These days I try to “eat” because I need to, rather than “just because.” It is easy, heck no?  I often find myself, especially at night, wanting to eat because I’m tired, or bored, or lonely, or had a bad day. I often find myself “giving food to others”, making or buying treats for friends or co-workers ….just to show them I love and appreciate them. I need to quit that! 

There are often days when I just want to eat all day long and I have to ask myself, “are you really physically hungry, or is there something else triggering the desire to eat?” More often than not, it’s something else and I may not even be able to “identify” the trigger. Today is one of those days. I ate my usual breakfast this morning: a bowl of oatmeal and coffee, and then I left for the 30 minute drive for work. All the way there, I kept digging in my purse looking for a fiber or protein bar because I had convinced myself that “I was just starving.”  The truth is, that there is no way that “I was starving”, after all, I had just ate breakfast. I’m not sure what emotion/feeling was triggering the incredible urge to eat something else, but I kept telling myself, “Just wait until you get to the office, and if you are still, truly physically hungry, then you can eat the pear that you packed in your book bag”. Well, 2 hours later, I wasn’t “starving” after all!  I drank a bottle of water and got busy with the day’s work, and ‘viola”, the urge just ‘went away”.   Sometimes, I’m not so strong. Sometimes I give in and eat more than I need, but fortunately, not anything that is “off plan or loaded with calories”. These past 2 weeks have been especially difficult: I ate 3 ENTIRE watermelons all by myself in the last 11 days! WHAT IS THAT ABOUT?????  I’m actually scared to get on the scale for a few days because I know it “can’t be good”. Yikes!  Sometimes, I am stronger than others.   I’m sure we all are guilty of eating just because…….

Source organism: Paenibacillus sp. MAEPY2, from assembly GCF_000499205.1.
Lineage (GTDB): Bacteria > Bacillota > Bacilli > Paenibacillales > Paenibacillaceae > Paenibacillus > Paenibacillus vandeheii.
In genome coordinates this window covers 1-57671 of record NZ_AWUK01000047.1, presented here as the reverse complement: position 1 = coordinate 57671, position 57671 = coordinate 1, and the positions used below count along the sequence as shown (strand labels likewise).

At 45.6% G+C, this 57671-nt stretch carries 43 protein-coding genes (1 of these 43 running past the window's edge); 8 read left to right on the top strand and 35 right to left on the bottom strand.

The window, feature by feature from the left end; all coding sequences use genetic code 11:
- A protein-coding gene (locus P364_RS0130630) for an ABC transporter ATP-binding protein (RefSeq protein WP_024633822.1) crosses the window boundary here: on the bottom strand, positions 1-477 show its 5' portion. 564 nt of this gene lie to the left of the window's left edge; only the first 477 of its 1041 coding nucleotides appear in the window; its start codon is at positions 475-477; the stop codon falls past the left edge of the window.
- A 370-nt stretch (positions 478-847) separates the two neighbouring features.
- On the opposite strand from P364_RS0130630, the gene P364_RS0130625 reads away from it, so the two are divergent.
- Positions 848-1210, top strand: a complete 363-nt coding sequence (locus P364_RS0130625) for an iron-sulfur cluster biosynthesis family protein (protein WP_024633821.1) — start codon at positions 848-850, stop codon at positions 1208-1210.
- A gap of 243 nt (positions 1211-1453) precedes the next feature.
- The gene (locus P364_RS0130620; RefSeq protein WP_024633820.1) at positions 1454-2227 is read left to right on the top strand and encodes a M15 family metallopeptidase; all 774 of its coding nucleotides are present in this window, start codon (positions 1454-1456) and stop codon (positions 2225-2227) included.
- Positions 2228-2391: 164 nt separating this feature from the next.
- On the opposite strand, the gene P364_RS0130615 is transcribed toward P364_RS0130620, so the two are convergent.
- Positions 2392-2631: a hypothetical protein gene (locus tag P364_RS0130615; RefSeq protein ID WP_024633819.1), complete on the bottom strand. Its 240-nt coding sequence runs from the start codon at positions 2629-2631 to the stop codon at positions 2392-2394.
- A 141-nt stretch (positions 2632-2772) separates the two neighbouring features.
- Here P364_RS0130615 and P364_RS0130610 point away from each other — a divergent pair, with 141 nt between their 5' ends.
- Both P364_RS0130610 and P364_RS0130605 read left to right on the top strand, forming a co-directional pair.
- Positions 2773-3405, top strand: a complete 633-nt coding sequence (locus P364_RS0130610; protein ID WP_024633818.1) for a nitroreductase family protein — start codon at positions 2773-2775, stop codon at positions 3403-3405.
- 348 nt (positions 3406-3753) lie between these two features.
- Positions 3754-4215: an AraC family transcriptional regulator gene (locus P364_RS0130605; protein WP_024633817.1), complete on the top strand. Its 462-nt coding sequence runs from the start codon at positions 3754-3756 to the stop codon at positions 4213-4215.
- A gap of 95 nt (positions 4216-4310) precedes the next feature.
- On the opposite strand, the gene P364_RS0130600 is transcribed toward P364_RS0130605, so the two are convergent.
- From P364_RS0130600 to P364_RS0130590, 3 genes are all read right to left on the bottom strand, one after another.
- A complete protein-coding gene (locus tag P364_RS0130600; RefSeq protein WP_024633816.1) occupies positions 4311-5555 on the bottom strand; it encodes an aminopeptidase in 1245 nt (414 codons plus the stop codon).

I think honestly taking a look at how I thought about food was a key factor in my weight loss. When I started to question “why” I was eating, it was easier to make the necessary changes. I think the “why we eat” is as important as the “what we eat!”  The next time you find yourself “starving” or “ready to give in to temptation” or “just not being able to go one more minute without a bag of microwave popcorn or a candy bar”, ask yourself honestly….”does my body REALLY need this fuel, am I REALLY physically hungry, or is something else going on?” Chances are, like me, you’ll realize that you’re eating for the wrong reason!